63. ... Kd6 64. Qb5 Ke6 65. Qc6+ Rd6?! The rook leaves its protected fortress on its own. The last few moves were played more on the theory that if you give a B player the opportunity to weaken his position if the path is at all unclear, he probably will. Now White will aim for the e-pawn.
66. Qe8+ Kf5 (Kf6 67. Ke4) 67. Qf7+ Rf6 (anything else meets 68. Ke4) 68. Qd5 The target is now pinned. 68. ... Rh6 Nothing looks good here. 68. ... Re6 loses to 69.Qd7 Kf6 70. Ke4 69. d4 Rh3+ 70. Kf2 Rh2+ 71.Kg3 Rh5?? (Black had intended trying to save the pawn with 71. ... Re2??, but at the last minute noticed 72. Qf3+. This probably unsettled him a little and resulted in this piece of miscalculation. Even, so, there's very little he can do now, anyway.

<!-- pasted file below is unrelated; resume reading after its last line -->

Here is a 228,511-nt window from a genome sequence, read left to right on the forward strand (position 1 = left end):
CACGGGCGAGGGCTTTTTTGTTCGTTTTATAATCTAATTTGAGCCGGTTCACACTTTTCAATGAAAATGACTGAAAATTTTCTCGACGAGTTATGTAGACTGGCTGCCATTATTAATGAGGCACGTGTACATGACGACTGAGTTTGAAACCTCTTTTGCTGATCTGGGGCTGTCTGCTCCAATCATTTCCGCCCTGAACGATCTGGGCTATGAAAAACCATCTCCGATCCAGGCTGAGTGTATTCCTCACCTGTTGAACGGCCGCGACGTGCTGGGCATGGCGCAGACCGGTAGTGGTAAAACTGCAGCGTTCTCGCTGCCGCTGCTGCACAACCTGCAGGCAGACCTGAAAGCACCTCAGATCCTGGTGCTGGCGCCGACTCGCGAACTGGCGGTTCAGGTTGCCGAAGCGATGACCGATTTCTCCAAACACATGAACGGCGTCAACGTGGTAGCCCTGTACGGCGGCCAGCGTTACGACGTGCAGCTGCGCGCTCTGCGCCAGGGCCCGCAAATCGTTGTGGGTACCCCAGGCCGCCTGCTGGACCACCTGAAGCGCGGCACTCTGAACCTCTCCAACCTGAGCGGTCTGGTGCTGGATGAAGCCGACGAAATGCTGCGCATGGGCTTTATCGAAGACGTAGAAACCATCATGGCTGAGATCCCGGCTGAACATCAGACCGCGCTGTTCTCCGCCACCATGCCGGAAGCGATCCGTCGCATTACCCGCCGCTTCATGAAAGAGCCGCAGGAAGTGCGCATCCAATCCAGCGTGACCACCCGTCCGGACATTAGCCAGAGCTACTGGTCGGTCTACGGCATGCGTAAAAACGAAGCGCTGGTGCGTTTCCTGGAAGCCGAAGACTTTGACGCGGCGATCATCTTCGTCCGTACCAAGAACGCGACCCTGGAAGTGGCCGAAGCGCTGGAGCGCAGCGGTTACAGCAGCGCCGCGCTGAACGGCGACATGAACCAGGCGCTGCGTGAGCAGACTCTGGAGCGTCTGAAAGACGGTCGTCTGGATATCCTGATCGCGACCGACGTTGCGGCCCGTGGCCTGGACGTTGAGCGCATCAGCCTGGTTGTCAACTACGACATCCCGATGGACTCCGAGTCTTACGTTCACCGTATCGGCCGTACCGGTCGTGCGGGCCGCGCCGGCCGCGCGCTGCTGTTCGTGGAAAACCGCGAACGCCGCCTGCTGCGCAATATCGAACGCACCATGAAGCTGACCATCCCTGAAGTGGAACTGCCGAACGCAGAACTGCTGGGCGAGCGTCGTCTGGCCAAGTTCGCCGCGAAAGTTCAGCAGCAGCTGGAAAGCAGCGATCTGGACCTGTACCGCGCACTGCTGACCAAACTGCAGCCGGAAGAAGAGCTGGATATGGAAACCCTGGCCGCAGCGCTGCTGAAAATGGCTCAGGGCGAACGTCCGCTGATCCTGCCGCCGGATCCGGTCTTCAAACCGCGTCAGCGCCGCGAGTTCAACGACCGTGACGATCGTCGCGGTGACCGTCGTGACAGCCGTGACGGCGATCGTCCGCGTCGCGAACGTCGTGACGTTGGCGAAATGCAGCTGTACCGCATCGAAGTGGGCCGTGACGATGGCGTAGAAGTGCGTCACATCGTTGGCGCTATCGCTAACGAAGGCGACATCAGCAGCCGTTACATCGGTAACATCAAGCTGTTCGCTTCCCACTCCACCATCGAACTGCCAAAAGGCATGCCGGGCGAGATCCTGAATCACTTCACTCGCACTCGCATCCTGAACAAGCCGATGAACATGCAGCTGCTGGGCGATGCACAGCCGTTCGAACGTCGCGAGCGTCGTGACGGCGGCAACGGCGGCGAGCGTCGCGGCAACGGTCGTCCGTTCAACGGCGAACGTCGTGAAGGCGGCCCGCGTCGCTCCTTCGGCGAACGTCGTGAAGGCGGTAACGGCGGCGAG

72. Qe5+ Kg6 73. Qh5+ Kh5 What follows is another example of limited thinking in endgames. Black hasn't yet realized that White's king can go beyond the pawn's file and still enable it to queen. It's a simple calculation error, but it's amazing how many times it occurs in mid-level (B&C) class endgame play. True, if White had to get his king between Black's king and the pawn, without crossing the queening path, he wouldn't make it. But all he has to do is control the queening path, and he can do that from the c-file as well as the e-file. The "key squares" for the pawn on d4 are c6, d6, and e6. If White's king can reach any of those squares before the pawn, he wins. In this case, Black cannot prevent it. 74. Kf4 Kg6 75. Ke5 Kf7 76. Kd6 A key square has been reached! 76. ... Kf6 The light has dawned. 77. d5 Resignsblog comments powered by Disqus